Age Appropriate? PG-13
Cussing: Some, but very limited.
Alcohol, Drugs, etc: Drinking.
Sexual Content: Implied sexual activity/ rape.
Disturbing Images/Violence: A few graphic deaths.

Review:

As classical novels go, I actually enjoyed this one. Though the pages seemed eternal and there were tedious details of every little thing, this novel was written beautifully and contains a tragic and heartbreaking story.

The intense character development was obvious. The inner turmoil of each character was honest, believable, and frustrating (in a good way). When the hugest of changes came about in the characters, it was authentic and convincing.

The plot was also extremely detailed. Every minuscule event had a purpose to be discovered later on. The relationships between the characters and theirs to the plot was flawless and true. My only complaint is that some conflict was drawn out to the point of exasperation; and some events seemed to repeat themselves multiple times in different settings.

The ending is unnerving and powerful. The novel is dark and passionate. The story takes forever to read, but is worth it. :)

Being Nikki Contest

Enter for a chance to win Being Nikki by Meg Cabot:
Comment with
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Contest ends DECEMBER 1
Winners will be determined with the random number gernerator.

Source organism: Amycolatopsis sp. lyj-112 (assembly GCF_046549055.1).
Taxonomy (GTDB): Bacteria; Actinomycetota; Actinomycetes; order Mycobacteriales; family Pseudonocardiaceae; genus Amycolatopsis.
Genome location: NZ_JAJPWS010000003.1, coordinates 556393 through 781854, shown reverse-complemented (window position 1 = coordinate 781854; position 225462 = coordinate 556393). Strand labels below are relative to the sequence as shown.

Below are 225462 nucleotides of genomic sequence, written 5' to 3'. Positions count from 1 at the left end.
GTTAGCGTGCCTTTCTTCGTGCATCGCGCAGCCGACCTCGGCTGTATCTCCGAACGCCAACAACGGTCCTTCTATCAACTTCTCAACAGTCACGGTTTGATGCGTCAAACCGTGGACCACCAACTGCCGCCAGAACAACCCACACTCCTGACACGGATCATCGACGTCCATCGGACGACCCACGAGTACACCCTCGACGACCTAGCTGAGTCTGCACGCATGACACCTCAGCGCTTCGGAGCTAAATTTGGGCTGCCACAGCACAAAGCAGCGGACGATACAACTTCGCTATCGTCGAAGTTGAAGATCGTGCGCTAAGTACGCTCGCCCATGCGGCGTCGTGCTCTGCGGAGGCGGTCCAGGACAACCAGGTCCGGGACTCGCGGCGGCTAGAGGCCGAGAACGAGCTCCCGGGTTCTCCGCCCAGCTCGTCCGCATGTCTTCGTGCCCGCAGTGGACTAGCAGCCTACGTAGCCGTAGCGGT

LINKS:

Sunday, November 15, 2009

The Mark by Jen Nadol

This book will be available January 19th, 2010.

Grade: A+

Synopsis:

Sixteen-year-old Cassie Renfield has always seen the mark--a light glow reminiscent of candlelight--but it's not until she follows a man to his death that she understands what it means. Cassie can see when a person is marked for death. She doesn't know how or where, only when: today.

When the mark appears on Cassie's grandmother, she tries and fails to change her fate. The mark seems utterly useless, but Cassie can't ignore it. Desperate for answers, she searches her memories, her summer philosophy course, even her new boyfriend, Lucas, for any clue that might explain her fate each time the mark appears. Cassie's not entirely sure she should use the mark like this, but with each occurrence, she finds answers she needs--answers she never expected.

Rating:

Character Development: 10/10
Originality: 8/10
Overall Enjoyment: 9/10
Ending: 9/10
Voice: 10/10
Plot: 8/10
Setting: 10/10
Total Score: 64/70

Obtained: Free ARC provided by publisher (BLOOMSBURY)

Age Appropriate? PG-13

Cussing: Littered throughout.
Alcohol, Drugs, etc: Some teen drinking.
Sexual Content: Implied sexual activity.
Disturbing Images/Violence: A few graphic deaths; one suicide; some rather disturbing images of insanity, etc.

Review:

I expected this book to be good--and it was. Enjoyable, intriguing, tortured, and dramatic, this book is deep, thoughtful, and philosophical while simultaneously being a seriously good piece of writing. The Mark is an intense two-hundred-something pages, and each one is worth it.